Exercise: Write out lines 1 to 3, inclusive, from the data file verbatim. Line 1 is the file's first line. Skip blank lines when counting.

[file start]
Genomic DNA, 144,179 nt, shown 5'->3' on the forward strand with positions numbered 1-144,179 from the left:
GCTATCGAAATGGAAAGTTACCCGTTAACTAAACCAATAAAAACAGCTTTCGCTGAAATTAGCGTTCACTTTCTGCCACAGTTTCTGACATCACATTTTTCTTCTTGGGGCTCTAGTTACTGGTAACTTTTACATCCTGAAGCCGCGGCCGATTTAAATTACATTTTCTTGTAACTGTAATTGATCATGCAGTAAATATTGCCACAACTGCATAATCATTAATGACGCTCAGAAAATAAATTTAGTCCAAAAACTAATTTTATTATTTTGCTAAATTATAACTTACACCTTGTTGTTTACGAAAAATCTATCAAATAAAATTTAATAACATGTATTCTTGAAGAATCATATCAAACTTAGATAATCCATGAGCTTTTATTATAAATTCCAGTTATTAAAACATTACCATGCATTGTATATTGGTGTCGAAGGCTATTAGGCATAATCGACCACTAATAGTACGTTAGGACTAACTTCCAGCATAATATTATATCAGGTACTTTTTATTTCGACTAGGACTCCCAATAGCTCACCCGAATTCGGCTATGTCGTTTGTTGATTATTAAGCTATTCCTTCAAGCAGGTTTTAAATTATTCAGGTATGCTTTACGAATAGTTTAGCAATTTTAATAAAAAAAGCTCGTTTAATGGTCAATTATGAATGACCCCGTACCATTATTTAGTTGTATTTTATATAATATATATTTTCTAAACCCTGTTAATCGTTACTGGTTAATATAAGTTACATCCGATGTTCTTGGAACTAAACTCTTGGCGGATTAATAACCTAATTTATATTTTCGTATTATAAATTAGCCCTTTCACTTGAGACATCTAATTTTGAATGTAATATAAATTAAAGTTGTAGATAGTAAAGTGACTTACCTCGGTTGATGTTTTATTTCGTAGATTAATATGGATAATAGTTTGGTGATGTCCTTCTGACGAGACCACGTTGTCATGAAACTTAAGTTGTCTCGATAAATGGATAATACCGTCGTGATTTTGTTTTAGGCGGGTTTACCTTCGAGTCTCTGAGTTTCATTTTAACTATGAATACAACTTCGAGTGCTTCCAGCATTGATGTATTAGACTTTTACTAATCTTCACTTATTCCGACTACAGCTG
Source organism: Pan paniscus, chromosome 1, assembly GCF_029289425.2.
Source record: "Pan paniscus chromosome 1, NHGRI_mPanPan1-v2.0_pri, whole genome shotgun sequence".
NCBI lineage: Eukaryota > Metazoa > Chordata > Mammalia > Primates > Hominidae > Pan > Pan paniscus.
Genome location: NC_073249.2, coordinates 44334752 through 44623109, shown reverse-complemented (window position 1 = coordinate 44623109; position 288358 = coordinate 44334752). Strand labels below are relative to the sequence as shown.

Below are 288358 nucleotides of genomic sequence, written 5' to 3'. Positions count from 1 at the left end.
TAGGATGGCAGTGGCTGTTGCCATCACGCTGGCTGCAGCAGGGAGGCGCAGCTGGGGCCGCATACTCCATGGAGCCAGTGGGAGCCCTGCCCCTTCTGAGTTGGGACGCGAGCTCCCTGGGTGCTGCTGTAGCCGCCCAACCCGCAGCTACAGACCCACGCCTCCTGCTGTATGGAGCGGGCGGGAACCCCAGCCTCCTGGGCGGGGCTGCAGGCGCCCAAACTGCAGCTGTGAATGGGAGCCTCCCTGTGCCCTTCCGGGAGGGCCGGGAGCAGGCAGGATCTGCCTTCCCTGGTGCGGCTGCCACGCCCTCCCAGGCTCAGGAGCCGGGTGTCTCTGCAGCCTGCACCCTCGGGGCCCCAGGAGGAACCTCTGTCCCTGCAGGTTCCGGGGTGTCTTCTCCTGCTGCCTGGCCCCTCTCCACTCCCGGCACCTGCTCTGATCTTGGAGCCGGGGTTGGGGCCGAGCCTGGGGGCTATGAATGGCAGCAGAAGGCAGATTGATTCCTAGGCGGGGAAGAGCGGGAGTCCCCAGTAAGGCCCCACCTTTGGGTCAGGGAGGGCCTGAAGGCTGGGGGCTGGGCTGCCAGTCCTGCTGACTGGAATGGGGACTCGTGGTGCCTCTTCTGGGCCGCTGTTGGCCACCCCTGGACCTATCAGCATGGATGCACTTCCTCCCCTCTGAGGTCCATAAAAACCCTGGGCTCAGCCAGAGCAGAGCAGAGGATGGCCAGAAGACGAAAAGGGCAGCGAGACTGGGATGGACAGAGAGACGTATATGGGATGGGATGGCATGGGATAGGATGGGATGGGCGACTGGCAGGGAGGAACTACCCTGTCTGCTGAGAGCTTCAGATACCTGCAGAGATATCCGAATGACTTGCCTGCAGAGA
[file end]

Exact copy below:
Genomic DNA, 144,179 nt, shown 5'->3' on the forward strand with positions numbered 1-144,179 from the left:
GCTATCGAAATGGAAAGTTACCCGTTAACTAAACCAATAAAAACAGCTTTCGCTGAAATTAGCGTTCACTTTCTGCCACAGTTTCTGACATCACATTTTTCTTCTTGGGGCTCTAGTTACTGGTAACTTTTACATCCTGAAGCCGCGGCCGATTTAAATTACATTTTCTTGTAACTGTAATTGATCATGCAGTAAATATTGCCACAACTGCATAATCATTAATGACGCTCAGAAAATAAATTTAGTCCAAAAACTAATTTTATTATTTTGCTAAATTATAACTTACACCTTGTTGTTTACGAAAAATCTATCAAATAAAATTTAATAACATGTATTCTTGAAGAATCATATCAAACTTAGATAATCCATGAGCTTTTATTATAAATTCCAGTTATTAAAACATTACCATGCATTGTATATTGGTGTCGAAGGCTATTAGGCATAATCGACCACTAATAGTACGTTAGGACTAACTTCCAGCATAATATTATATCAGGTACTTTTTATTTCGACTAGGACTCCCAATAGCTCACCCGAATTCGGCTATGTCGTTTGTTGATTATTAAGCTATTCCTTCAAGCAGGTTTTAAATTATTCAGGTATGCTTTACGAATAGTTTAGCAATTTTAATAAAAAAAGCTCGTTTAATGGTCAATTATGAATGACCCCGTACCATTATTTAGTTGTATTTTATATAATATATATTTTCTAAACCCTGTTAATCGTTACTGGTTAATATAAGTTACATCCGATGTTCTTGGAACTAAACTCTTGGCGGATTAATAACCTAATTTATATTTTCGTATTATAAATTAGCCCTTTCACTTGAGACATCTAATTTTGAATGTAATATAAATTAAAGTTGTAGATAGTAAAGTGACTTACCTCGGTTGATGTTTTATTTCGTAGATTAATATGGATAATAGTTTGGTGATGTCCTTCTGACGAGACCACGTTGTCATGAAACTTAAGTTGTCTCGATAAATGGATAATACCGTCGTGATTTTGTTTTAGGCGGGTTTACCTTCGAGTCTCTGAGTTTCATTTTAACTATGAATACAACTTCGAGTGCTTCCAGCATTGATGTATTAGACTTTTACTAATCTTCACTTATTCCGACTACAGCTG
Source organism: Pan paniscus, chromosome 1, assembly GCF_029289425.2.